Published by Peguin (Michael Joseph), 5 Jan 2012, 528 pages, £4.99
Plot: Lou Clark knows lots of things. She knows how many footsteps there are between the bus stop and home. She knows she likes working in The Buttered Bun tea shop and she knows she might not love her boyfriend Patrick.
Will Traynor knows his motorcycle accident took away his desire to live. He knows everything feels very small and rather joyless now and he knows exactly how he’s going to put a stop to that.
What Will doesn’t know is that Lou is about to burst into his world in a riot of colour. And neither of them knows they’re going to change the other for all time.
I saw this book in an office charity sale for NSPCC and thought I’d give it a whirl. I had seen a lot of praise for it from fellow bloggers. I knew there was a sequel hanging around and rumours of a movie in the making… So it sat on my desk as a TBR looking sweet and promising. One day this week my body was aching from screen stiffness so I took this book with me to the loungey part of the office and decided to read for a while. One hour later I couldn’t wait to leave and do my commute. Why should I look forward to a 1 hour and a half journey nicely playing sardines on the public transport system? Because I’d get to read more of this book. Yes, this book would make you look forward to that. Would make your days a little brighter. Would make you forget about your mundane troubles.
I love how Lou and Will are completely different- their class, culture, family, interests, desires. Their worlds collide in with the most compelling, uplifting, fascinating results. The story will make you laugh, cry and ache with heart-break. Will’s life was once full of luxury and activity. He had a high paid job and lived in London. He filled his free time with travelling and dating. Then an accident left him paralyzed from the chest down, unable to even eat without assistance. I mean, can you imagine the hideousness of this deal? The book does go into some dark areas about disability and society.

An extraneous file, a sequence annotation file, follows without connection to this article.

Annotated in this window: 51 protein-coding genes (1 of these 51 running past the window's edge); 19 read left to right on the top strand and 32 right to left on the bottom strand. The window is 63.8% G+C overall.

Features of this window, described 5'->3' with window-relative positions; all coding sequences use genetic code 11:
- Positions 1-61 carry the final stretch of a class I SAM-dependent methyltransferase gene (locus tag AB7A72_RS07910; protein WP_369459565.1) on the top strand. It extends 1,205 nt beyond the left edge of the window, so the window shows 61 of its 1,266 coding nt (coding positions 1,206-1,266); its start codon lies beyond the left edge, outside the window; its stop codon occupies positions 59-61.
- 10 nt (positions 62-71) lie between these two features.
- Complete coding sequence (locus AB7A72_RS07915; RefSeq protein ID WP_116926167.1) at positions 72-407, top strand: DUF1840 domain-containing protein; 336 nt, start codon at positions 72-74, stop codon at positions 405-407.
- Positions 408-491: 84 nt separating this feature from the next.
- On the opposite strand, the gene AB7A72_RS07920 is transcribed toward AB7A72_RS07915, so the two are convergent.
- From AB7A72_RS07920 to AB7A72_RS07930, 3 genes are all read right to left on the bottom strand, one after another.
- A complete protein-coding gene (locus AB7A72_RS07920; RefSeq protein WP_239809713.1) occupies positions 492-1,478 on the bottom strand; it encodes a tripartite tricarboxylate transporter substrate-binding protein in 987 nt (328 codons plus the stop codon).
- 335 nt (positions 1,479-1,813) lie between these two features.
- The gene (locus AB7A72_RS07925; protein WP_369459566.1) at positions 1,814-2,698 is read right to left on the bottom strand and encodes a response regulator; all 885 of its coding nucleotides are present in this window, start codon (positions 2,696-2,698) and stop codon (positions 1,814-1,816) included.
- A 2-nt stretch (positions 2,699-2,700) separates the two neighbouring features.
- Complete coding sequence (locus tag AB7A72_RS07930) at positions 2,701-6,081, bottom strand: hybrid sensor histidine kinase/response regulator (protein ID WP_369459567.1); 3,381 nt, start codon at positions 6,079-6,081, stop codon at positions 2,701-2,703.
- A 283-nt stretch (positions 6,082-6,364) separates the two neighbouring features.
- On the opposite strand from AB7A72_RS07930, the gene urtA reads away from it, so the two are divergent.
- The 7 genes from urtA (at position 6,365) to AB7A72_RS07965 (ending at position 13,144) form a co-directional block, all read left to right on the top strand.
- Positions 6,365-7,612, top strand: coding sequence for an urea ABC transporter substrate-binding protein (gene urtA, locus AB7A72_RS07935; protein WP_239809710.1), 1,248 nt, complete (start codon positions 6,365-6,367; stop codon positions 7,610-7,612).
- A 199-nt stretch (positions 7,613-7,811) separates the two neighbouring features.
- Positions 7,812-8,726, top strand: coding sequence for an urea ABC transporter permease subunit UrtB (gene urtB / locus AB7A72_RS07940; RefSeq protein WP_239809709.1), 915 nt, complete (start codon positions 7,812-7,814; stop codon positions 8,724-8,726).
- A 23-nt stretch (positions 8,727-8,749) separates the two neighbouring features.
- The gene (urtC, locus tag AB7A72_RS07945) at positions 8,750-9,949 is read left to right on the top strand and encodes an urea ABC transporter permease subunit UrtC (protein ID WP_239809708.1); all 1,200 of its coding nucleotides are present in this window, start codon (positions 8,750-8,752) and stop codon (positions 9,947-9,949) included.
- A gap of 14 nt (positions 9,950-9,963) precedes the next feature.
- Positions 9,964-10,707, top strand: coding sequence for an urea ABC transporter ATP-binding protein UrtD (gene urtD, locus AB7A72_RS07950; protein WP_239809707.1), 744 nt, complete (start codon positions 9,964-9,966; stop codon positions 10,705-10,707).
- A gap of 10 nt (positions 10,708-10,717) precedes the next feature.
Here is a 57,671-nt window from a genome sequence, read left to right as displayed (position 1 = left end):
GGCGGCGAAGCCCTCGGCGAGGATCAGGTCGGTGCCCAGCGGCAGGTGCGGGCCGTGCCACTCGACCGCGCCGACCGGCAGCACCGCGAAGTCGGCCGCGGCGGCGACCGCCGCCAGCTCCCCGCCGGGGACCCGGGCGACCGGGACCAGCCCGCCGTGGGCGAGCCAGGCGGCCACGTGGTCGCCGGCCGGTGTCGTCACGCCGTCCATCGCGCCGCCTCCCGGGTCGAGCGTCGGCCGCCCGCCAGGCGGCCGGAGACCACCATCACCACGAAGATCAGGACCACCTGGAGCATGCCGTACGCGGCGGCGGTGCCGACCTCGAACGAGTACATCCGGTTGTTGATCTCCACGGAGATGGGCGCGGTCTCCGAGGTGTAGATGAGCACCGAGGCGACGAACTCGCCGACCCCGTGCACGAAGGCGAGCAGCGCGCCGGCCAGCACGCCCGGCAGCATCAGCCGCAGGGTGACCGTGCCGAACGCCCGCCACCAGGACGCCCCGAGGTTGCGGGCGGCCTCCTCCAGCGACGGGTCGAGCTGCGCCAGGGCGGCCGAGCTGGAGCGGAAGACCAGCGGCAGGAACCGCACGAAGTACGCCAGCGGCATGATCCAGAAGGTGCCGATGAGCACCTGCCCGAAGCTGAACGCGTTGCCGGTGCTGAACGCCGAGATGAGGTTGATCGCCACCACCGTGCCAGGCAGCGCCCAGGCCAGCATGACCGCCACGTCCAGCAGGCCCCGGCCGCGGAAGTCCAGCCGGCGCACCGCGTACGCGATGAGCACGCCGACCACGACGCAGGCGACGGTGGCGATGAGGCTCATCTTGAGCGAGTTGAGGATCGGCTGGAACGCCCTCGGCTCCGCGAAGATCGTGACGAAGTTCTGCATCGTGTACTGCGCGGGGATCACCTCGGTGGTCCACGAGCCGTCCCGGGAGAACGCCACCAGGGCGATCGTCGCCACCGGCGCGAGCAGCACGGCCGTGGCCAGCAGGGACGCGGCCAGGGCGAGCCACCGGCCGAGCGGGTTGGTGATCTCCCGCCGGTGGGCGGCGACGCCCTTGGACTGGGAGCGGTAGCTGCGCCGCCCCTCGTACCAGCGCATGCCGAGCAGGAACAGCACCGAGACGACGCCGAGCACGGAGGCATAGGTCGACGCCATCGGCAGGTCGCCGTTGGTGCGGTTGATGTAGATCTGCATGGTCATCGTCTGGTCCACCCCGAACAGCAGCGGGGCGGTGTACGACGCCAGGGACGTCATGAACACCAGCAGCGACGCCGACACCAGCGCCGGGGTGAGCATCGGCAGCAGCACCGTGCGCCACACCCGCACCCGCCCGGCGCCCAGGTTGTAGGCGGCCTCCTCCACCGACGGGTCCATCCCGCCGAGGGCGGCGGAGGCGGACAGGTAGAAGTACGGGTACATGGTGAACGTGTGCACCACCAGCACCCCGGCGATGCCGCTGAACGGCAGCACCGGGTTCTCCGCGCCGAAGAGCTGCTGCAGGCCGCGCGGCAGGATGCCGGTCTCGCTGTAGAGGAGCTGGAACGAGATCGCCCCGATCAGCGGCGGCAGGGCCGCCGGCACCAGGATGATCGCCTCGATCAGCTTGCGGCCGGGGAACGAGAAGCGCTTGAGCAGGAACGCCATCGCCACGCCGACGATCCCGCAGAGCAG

Anyway, when you strip all the action away, Will really doesn’t have anyone. His girlfriend and his friends all abandoned him. You could argue whether there was much meaning in his life before, if nothing is strong enough to survive? Enter Lou, who has never known much luxury or activity, has never ever left the small town they both grew up in. What a waste you must think. But we soon learn her own secrets for living in comfort.
I love the detail gone into creating the other characters- Will’s troubled upper classes parents and Lou’s boisterous working class family. The class thing is quite key in this book. The attitudes described could be shocking for other readers, but its such a British thing I completely understand. We do have some serious problems.. Will and Lou would not have crossed paths if it had not been for this accident, despite living so close to each other. As they are forced to get along, they start to teach each other about how to live, and what there is to live for.